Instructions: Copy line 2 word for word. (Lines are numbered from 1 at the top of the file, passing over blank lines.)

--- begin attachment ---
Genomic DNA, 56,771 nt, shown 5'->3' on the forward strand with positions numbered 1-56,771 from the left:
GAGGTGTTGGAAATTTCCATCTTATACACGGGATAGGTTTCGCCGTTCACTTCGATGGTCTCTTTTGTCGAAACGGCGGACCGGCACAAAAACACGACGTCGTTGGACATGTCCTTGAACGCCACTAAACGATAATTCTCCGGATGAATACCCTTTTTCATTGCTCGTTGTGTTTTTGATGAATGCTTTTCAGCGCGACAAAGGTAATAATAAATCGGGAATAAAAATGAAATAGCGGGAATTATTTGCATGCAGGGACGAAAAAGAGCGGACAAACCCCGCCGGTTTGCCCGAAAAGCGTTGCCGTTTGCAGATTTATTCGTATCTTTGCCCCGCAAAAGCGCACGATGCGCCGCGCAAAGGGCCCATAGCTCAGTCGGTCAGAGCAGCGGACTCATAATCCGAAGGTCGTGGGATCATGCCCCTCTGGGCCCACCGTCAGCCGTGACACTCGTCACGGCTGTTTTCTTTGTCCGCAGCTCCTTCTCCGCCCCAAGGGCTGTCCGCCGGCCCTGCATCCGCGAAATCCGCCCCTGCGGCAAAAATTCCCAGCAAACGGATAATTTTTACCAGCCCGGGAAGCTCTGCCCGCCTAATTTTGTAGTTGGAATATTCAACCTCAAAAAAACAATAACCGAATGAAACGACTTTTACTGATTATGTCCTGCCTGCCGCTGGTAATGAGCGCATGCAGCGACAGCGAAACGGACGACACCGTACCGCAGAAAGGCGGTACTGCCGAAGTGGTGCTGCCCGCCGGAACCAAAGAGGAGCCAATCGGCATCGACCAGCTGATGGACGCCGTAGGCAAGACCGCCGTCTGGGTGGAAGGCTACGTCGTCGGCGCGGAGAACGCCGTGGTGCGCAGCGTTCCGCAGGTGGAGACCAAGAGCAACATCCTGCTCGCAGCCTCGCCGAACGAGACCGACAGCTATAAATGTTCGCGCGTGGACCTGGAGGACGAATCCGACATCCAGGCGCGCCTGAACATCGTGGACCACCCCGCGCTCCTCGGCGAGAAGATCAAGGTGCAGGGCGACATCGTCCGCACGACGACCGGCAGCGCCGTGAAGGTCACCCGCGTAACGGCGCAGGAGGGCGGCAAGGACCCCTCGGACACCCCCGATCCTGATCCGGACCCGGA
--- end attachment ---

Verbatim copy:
GAGGTGTTGGAAATTTCCATCTTATACACGGGATAGGTTTCGCCGTTCACTTCGATGGTCTCTTTTGTCGAAACGGCGGACCGGCACAAAAACACGACGTCGTTGGACATGTCCTTGAACGCCACTAAACGATAATTCTCCGGATGAATACCCTTTTTCATTGCTCGTTGTGTTTTTGATGAATGCTTTTCAGCGCGACAAAGGTAATAATAAATCGGGAATAAAAATGAAATAGCGGGAATTATTTGCATGCAGGGACGAAAAAGAGCGGACAAACCCCGCCGGTTTGCCCGAAAAGCGTTGCCGTTTGCAGATTTATTCGTATCTTTGCCCCGCAAAAGCGCACGATGCGCCGCGCAAAGGGCCCATAGCTCAGTCGGTCAGAGCAGCGGACTCATAATCCGAAGGTCGTGGGATCATGCCCCTCTGGGCCCACCGTCAGCCGTGACACTCGTCACGGCTGTTTTCTTTGTCCGCAGCTCCTTCTCCGCCCCAAGGGCTGTCCGCCGGCCCTGCATCCGCGAAATCCGCCCCTGCGGCAAAAATTCCCAGCAAACGGATAATTTTTACCAGCCCGGGAAGCTCTGCCCGCCTAATTTTGTAGTTGGAATATTCAACCTCAAAAAAACAATAACCGAATGAAACGACTTTTACTGATTATGTCCTGCCTGCCGCTGGTAATGAGCGCATGCAGCGACAGCGAAACGGACGACACCGTACCGCAGAAAGGCGGTACTGCCGAAGTGGTGCTGCCCGCCGGAACCAAAGAGGAGCCAATCGGCATCGACCAGCTGATGGACGCCGTAGGCAAGACCGCCGTCTGGGTGGAAGGCTACGTCGTCGGCGCGGAGAACGCCGTGGTGCGCAGCGTTCCGCAGGTGGAGACCAAGAGCAACATCCTGCTCGCAGCCTCGCCGAACGAGACCGACAGCTATAAATGTTCGCGCGTGGACCTGGAGGACGAATCCGACATCCAGGCGCGCCTGAACATCGTGGACCACCCCGCGCTCCTCGGCGAGAAGATCAAGGTGCAGGGCGACATCGTCCGCACGACGACCGGCAGCGCCGTGAAGGTCACCCGCGTAACGGCGCAGGAGGGCGGCAAGGACCCCTCGGACACCCCCGATCCTGATCCGGACCCGGA